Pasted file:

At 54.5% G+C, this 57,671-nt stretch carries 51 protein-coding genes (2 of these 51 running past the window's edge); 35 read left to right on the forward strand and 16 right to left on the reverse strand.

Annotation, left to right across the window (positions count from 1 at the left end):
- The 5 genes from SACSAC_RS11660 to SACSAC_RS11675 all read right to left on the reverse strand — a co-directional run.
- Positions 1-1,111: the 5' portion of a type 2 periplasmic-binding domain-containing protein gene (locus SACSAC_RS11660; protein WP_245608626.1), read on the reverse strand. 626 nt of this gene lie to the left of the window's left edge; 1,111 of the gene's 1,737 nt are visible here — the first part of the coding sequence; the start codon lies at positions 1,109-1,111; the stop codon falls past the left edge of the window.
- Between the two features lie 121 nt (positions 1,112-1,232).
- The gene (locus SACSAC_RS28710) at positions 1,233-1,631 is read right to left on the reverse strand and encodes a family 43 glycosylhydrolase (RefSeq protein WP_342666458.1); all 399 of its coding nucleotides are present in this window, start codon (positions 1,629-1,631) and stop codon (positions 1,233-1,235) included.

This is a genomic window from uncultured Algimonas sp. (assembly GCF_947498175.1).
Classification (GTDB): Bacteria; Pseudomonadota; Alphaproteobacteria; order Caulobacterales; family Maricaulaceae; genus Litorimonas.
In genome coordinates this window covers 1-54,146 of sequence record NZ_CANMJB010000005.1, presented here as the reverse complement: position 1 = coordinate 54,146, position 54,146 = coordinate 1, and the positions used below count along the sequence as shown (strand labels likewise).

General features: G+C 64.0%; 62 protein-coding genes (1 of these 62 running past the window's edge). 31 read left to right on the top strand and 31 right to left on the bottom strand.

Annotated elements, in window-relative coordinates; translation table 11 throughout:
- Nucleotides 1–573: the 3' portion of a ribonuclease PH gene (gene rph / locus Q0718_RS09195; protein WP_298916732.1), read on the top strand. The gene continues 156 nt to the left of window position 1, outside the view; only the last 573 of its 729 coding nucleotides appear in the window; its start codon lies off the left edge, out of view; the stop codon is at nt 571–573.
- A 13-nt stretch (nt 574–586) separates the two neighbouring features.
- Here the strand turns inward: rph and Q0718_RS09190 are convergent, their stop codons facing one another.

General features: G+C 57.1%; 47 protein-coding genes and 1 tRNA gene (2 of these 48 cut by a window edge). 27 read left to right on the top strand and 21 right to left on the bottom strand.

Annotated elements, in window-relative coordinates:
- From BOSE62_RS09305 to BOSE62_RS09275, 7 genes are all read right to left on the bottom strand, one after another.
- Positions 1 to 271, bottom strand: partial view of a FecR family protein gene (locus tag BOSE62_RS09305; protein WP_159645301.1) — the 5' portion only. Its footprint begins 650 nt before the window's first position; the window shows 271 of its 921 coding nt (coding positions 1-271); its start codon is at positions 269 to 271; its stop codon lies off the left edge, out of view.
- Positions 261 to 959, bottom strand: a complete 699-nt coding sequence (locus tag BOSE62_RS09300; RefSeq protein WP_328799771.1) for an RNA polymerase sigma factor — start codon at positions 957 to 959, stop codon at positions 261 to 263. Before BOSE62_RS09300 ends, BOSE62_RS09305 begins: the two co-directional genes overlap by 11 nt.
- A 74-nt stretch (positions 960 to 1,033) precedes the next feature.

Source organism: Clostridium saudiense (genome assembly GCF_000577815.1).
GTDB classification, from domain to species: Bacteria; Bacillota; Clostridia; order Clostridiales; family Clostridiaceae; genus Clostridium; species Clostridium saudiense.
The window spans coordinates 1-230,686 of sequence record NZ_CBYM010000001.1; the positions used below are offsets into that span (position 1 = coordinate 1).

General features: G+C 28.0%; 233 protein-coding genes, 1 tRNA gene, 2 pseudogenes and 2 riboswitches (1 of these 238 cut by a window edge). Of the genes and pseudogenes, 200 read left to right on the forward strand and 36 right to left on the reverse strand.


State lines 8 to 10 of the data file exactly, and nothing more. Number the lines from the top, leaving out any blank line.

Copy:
Classification (GTDB): Bacteria; Pseudomonadota; Alphaproteobacteria; order Caulobacterales; family Maricaulaceae; genus Litorimonas.
In genome coordinates this window covers 1-54,146 of sequence record NZ_CANMJB010000005.1, presented here as the reverse complement: position 1 = coordinate 54,146, position 54,146 = coordinate 1, and the positions used below count along the sequence as shown (strand labels likewise).

General features: G+C 64.0%; 62 protein-coding genes (1 of these 62 running past the window's edge). 31 read left to right on the top strand and 31 right to left on the bottom strand.